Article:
A child aged 3 may be just learning how to dress himself, and is clinging to mom or dad. It seems that the Chinese peers are precocious – these 3-year-old children are sent to a training school to take a "CEO course".
There are two semesters for school children, but there are a third semester for the Chinese peers. Though it's very common to see children attending extra-curricular classes during the two-month summer vacation, it's still shocking to see a child receiving CEO trainings, as young as 3 years old.
Parents in Guangzhou can spend 50,000 yuan to enroll their children in a "CEO training course" at the 'Leederedu' school, for a year.
"Hand us a kid, we give you back a future leader," said a poster of the elite school.
The school offers classes to develop "CEO characteristics" in children aged 3 to 12 years old, twice a week. These children are expected to develop "leadership abilities" and "competitiveness" through the course, which is now popular with Chinese parents.
Chinese parents traditionally send children on courses geared towards sports (golf, horse-riding, fencing), arts (drawing, singing, dancing), conventional education subjects (calligraphy, abacus arithmetic), or Western etiquette. The effects of such training courses are dubious, but many parents still follow like sheep, making these courses very popular in China.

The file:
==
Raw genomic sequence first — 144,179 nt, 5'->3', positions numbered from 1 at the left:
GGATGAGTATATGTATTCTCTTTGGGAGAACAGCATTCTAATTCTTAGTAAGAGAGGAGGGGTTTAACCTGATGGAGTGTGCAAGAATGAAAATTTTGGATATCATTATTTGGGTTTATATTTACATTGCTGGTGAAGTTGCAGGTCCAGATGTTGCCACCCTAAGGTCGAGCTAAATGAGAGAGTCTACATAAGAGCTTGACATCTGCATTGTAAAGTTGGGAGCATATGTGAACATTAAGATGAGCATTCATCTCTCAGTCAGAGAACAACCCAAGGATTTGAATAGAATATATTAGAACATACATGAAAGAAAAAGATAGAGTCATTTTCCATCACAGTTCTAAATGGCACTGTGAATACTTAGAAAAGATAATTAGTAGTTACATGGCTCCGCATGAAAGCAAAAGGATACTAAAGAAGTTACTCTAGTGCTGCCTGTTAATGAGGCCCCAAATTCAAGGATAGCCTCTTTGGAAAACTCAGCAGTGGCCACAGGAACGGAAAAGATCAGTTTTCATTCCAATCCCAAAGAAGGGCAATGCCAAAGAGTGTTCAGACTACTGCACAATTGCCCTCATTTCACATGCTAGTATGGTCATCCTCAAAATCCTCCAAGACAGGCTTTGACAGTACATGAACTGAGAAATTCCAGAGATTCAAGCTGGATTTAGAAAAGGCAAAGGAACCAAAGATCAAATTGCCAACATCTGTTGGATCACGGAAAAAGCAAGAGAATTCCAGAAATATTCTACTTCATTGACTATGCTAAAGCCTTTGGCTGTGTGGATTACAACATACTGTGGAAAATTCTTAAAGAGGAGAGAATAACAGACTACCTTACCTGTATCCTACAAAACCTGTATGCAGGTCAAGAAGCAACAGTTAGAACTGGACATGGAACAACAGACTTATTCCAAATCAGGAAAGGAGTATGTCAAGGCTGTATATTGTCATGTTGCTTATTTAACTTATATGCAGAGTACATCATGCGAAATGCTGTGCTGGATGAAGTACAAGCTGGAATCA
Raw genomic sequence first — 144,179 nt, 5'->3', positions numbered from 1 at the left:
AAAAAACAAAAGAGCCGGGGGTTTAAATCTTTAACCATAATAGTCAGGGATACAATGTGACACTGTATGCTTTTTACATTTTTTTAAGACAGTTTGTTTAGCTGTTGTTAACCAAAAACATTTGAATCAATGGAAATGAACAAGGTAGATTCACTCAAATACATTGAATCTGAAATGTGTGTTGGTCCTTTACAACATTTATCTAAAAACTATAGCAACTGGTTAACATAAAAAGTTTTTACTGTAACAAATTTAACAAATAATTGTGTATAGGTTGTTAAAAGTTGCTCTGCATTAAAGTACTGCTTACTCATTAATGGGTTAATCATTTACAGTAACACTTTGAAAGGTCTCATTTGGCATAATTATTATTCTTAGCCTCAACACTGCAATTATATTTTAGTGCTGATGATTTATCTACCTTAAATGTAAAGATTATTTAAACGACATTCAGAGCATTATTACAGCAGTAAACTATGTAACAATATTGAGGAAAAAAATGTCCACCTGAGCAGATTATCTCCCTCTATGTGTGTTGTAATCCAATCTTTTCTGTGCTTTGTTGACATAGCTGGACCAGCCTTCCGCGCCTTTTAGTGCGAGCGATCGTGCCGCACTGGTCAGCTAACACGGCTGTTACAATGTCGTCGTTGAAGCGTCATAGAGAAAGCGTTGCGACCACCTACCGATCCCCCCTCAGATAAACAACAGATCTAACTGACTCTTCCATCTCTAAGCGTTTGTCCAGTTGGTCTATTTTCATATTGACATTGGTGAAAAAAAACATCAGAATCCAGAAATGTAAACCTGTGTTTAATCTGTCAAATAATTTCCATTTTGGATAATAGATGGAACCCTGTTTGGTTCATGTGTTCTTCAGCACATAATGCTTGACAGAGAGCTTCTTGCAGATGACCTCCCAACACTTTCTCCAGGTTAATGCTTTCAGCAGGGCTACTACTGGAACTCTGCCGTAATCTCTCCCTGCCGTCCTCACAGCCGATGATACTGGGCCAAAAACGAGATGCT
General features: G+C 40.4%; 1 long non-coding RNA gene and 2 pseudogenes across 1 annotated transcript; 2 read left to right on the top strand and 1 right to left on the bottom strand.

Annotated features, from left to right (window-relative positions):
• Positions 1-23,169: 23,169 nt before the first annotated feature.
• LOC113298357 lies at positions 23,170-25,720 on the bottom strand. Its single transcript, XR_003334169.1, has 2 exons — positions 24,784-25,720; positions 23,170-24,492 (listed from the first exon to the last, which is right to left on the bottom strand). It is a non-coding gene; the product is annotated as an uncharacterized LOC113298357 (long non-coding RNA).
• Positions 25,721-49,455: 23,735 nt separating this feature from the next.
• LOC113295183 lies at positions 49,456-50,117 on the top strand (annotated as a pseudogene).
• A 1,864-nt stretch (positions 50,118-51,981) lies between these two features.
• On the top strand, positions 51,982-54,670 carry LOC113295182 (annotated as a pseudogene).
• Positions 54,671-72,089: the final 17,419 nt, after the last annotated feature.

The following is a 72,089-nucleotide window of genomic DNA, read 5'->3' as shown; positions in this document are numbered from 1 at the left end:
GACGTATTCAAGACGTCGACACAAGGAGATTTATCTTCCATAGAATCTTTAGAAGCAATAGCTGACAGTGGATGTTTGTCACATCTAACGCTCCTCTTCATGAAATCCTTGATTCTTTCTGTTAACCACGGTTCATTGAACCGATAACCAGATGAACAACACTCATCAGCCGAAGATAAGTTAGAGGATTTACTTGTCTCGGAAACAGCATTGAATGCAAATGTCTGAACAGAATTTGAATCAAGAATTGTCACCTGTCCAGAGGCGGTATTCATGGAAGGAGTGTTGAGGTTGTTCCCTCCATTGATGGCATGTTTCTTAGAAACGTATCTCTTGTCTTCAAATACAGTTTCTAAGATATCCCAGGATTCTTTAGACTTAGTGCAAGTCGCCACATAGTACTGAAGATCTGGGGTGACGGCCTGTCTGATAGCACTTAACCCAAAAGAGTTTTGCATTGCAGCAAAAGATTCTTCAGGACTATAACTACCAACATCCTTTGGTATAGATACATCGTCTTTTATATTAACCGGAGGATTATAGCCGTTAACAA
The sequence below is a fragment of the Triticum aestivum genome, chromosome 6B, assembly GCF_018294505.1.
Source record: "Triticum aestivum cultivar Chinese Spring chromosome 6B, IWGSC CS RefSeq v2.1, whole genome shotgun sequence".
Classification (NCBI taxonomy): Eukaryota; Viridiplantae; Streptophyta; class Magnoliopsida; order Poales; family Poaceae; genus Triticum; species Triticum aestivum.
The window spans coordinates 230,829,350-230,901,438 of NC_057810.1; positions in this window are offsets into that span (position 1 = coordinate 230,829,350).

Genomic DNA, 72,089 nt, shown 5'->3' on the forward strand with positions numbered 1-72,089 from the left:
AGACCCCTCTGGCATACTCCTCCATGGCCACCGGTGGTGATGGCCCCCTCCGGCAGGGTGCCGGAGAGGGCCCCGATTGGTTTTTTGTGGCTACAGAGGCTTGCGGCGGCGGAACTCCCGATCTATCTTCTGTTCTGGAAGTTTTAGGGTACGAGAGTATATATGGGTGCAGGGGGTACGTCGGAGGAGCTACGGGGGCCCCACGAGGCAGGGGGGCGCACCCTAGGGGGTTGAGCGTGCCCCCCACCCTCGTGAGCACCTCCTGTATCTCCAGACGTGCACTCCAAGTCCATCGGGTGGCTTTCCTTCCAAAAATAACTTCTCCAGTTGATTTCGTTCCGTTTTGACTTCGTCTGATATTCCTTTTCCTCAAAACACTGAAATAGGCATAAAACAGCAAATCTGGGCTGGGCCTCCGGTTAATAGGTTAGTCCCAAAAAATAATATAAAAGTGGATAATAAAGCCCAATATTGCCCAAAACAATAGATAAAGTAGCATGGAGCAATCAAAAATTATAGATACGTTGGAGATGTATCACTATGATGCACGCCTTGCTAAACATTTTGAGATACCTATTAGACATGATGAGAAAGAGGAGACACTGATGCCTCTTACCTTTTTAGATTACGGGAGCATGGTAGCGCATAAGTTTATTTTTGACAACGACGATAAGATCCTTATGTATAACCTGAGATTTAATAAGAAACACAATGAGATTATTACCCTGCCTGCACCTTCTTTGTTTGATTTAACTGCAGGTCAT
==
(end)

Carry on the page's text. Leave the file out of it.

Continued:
"In fact, the class provides a place for our children to play together. It is actually a baby-sitting organization," said one parent. "Some parents enrolled their kids because they did not want to see their children left behind by their peers."
That's one of the reasons why "elite courses" have sprung up across China in recent years. Many children are taught about their emotions or trained to develop skills more commonly associated with adults.
Zhang Hao, an IT technician in Beijing, enrolled his three-year-old daughter on a leadership course in June. He paid a discounted annual fee of 12,000 yuan (£1,360) for two 40-minute classes per week.
"I am not really sure what they teach in the class, but they promised that after my daughter was trained she would become more confident and would easily become the center of attention among her friends," Mr. Zhang told The Telegraph.
"But I doubt the course can really teach a child to be a future leader because they are too young. What more do you expect a three-year old to do? My daughter doesn't even know how to put her own shoes on", he continued.
However, these children have less time to enjoy childhood and play games with peers. What's worse, they are under pressure to perform well at school so that they won't disappoint their parents.
Experts suggest that parents should encourage their children to do housework with them to improve their living skills, or, to join extra-curricular classes based on children's real interests.
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